As we three representatives of 405 stood in Chigama, watching and talking among ourselves while dish after dish was brought out to be photographed and sampled, two words kept coming up over and over in our murmured conversation: “colorful” and “savory.” Also “ooh” and “wow,” but those were practically involuntary interjections – the food coming out of this fusion concept’s kitchen is seriously impressive.
The dining area is a nice little space, too, decorated mainly in orange with contrasting pops of teal. It’s filled with shiny and sparkly accents, but isn’t so sleek that it stops being comfortable, especially in the banquettes and wing chairs along the south wall.
Chigama is a collaboration between OKC traditions, as well as a blend of Latin and Asian cultural flavors: It’s the result of a partnership between chef Jeffrey Khowong, who was a driving force behind Sushi Neko and Musashi’s for years, and the Ha family, whose former restaurant Dot Wo Garden is still frequently mourned around our office.
I asked chef Khowong whether any particular dish stands out, and without cracking a smile, he replied, “The whole menu is specialties.” We chuckled at what seemed like a dry sense of humor, but as we began tasting this dish and that, it quickly became clear that he wasn’t exaggerating much, if at all.
More traditional entrees range from a beautifully executed strip steak with peppercorn butter to the impeccable texture of the crispy salmon to a deceptively simple roasted chicken breast – the side of mole sauce elevates it tremendously. If you’re in the mood for straightforward Asian cuisine, the Taiwanese cold noodles are a refreshing summertime treat, and the sweet-spicy balance of the crispy orange peel chicken makes it perhaps the single best thing on the menu.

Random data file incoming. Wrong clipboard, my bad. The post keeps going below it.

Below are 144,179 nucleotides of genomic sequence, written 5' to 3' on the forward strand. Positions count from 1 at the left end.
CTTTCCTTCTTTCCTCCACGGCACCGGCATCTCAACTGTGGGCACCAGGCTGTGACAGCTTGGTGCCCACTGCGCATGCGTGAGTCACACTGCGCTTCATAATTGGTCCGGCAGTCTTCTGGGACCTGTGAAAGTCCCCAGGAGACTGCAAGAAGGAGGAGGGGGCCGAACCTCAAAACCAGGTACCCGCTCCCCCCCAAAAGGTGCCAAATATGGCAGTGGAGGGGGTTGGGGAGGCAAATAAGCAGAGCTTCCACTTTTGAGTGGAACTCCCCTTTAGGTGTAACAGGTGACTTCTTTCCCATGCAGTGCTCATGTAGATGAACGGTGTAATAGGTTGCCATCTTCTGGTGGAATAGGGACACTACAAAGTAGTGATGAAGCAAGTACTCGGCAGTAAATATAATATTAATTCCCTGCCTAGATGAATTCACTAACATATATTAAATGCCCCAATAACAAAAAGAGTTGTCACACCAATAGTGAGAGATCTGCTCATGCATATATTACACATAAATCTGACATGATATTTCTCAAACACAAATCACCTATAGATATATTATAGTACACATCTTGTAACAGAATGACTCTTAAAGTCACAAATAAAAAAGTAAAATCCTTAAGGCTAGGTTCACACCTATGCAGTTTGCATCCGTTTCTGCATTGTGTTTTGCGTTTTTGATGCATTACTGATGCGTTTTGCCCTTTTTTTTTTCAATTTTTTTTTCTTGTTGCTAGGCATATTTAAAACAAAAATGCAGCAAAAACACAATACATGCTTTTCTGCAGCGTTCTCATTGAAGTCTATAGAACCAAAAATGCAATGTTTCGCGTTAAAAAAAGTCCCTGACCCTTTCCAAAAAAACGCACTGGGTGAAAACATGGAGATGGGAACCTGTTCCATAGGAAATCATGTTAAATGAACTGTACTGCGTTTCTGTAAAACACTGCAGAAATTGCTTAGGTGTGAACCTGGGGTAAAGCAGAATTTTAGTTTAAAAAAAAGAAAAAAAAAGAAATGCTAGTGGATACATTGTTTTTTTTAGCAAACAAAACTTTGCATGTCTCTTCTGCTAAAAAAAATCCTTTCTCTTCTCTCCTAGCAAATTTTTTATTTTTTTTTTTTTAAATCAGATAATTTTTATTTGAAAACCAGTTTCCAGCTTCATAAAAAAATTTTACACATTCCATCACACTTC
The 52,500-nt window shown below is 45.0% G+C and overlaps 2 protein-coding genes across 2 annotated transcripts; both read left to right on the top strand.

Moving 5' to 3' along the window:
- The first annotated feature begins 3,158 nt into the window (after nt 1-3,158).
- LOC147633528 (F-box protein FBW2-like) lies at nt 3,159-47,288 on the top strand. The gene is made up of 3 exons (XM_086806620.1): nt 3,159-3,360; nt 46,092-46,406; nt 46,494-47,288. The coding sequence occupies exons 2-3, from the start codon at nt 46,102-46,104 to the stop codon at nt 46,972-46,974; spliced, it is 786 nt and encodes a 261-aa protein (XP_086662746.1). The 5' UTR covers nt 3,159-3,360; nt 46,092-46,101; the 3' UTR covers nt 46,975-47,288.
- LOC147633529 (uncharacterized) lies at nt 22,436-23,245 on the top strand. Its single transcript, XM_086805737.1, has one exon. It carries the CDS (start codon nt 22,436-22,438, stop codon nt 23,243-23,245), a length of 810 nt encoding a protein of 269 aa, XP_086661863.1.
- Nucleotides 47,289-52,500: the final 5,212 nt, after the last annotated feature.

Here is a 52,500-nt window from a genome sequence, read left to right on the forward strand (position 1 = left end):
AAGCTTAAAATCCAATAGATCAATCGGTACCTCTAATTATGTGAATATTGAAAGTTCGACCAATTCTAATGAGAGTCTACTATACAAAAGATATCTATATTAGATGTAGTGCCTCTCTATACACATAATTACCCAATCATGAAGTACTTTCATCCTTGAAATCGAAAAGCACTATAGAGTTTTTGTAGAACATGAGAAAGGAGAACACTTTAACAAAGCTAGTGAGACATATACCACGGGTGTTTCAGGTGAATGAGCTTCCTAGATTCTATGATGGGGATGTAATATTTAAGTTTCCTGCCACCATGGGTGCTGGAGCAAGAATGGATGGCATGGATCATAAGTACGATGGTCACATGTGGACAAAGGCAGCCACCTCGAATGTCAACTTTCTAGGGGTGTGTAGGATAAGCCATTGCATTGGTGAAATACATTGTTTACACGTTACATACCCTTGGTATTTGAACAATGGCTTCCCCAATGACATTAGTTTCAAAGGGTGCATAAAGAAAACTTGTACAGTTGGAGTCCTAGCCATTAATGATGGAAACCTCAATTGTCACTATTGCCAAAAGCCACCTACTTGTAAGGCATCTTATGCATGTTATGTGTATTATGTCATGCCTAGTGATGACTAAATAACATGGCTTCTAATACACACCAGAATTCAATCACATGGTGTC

For a more a la carte experience, the gourmet tacos are an easy recommendation. Baja-style fish with mango black bean salsa, braised angus beef with avocado aioli and pickled cabbage, candied walnut shrimp with chili sauce and lime butter, even tender duck confit with slivers of granny smith apple and dried cranberries … each one is dazzlingly laden with bursts of flavor, and most (especially the pulled pork) go quite well with the accompanying Hatch chile sauce that is spicy for real.
Plus, anything you order will benefit from the addition of some fried buns, fresh mussels or zesty elote from the appetizer menu, or a side of fried cauliflower, chorizo-laced edamame or the must-try sweet corn risotto. If it sounds as though I’m recommending most of the menu, that’s … well, largely accurate. In additional to being colorful and savory, almost everything is strongly tempting.
For those who want to play “Spot the Influences,” expect to see flavors and inspirations from China, Thailand, Japan and Taiwan – Asia is a big place – as well as Mexico and Latin America. Honestly, though, I wouldn’t worry too much about what comes from where; just order a lot and enjoy exploring Chigama’s idiosyncratic world of flavors
I make it a point to try menu items that bear the restaurant’s name – what clearer recommendation could you ask for? – so I’m happily in a position to recommend that you start your feast with an order of Chigama fries for the table. Think of a platter of hot, tasty cheese fries, but with three kinds of cheese, plus bacon, Chinese chorizo and frijoles, topped with jalapenos and drizzles of three different sauces. It’s delicious enough to be its own meal, but sufficiently spicy that it might be better shared. Trust me on both counts.
3000 W Memorial, OKC